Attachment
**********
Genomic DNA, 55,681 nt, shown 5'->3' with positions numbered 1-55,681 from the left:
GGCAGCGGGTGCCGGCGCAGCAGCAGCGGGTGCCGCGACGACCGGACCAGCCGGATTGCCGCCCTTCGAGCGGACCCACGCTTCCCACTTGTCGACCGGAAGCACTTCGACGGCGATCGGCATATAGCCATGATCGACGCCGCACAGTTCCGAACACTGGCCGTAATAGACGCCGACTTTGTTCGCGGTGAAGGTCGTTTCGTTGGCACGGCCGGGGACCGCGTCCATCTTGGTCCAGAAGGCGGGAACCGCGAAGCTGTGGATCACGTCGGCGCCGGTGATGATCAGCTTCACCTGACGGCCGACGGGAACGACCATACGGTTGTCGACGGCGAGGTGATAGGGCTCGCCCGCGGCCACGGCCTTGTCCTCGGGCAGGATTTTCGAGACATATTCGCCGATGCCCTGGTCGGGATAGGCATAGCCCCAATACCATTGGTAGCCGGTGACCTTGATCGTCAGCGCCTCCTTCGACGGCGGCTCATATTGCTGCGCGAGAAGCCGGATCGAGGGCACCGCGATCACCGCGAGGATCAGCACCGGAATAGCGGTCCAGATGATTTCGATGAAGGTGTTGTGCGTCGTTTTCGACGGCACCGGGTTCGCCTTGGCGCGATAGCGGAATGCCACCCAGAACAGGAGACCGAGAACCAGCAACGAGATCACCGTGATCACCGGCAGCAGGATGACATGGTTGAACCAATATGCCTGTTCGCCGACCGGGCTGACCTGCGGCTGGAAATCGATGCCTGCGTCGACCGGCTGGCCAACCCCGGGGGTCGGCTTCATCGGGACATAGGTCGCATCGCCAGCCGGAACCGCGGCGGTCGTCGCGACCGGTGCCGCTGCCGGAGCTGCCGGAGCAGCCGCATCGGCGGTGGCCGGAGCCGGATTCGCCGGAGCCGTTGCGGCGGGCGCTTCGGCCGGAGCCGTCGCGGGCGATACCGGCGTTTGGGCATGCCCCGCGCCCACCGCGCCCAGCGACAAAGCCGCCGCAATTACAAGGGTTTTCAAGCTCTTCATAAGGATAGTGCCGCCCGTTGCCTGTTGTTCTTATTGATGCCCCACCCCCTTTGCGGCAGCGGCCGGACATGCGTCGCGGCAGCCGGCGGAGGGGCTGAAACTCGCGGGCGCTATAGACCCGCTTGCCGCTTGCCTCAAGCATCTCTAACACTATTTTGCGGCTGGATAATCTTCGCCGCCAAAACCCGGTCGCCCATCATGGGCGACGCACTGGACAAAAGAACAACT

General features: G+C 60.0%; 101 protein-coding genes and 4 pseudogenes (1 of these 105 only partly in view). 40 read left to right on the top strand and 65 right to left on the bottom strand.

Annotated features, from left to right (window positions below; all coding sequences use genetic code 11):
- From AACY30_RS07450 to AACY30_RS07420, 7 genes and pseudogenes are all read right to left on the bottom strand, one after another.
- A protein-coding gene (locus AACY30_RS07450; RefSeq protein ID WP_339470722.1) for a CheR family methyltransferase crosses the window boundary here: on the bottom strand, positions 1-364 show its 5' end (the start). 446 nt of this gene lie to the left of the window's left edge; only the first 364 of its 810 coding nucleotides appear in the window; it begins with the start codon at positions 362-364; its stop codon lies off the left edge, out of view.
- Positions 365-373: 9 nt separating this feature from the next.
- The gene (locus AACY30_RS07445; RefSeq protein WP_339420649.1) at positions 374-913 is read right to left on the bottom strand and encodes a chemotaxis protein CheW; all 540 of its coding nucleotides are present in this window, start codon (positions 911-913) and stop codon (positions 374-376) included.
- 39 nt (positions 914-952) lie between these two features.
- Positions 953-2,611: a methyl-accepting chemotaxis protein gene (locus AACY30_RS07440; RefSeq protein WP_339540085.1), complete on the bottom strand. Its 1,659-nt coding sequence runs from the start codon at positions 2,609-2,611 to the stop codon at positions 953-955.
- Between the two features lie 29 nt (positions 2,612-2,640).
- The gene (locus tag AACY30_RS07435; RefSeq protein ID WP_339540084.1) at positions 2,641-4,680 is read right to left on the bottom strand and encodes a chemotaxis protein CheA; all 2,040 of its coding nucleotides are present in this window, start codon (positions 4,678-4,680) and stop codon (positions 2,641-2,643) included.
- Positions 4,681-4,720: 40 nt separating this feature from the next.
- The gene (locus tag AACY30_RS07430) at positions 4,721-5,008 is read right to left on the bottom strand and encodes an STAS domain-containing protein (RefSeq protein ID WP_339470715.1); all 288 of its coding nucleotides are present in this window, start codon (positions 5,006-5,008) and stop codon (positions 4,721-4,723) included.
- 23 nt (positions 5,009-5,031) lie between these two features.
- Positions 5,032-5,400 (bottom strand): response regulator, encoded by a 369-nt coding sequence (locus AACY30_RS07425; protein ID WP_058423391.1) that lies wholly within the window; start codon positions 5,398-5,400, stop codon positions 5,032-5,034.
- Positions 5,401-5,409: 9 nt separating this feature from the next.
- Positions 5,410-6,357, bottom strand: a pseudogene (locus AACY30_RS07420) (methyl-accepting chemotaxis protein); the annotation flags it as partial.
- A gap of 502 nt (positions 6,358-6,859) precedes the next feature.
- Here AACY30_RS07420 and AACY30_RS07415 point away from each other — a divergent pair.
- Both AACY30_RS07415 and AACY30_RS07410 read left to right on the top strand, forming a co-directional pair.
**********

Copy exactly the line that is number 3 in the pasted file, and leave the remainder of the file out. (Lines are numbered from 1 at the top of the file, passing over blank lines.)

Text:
General features: G+C 60.0%; 101 protein-coding genes and 4 pseudogenes (1 of these 105 only partly in view). 40 read left to right on the top strand and 65 right to left on the bottom strand.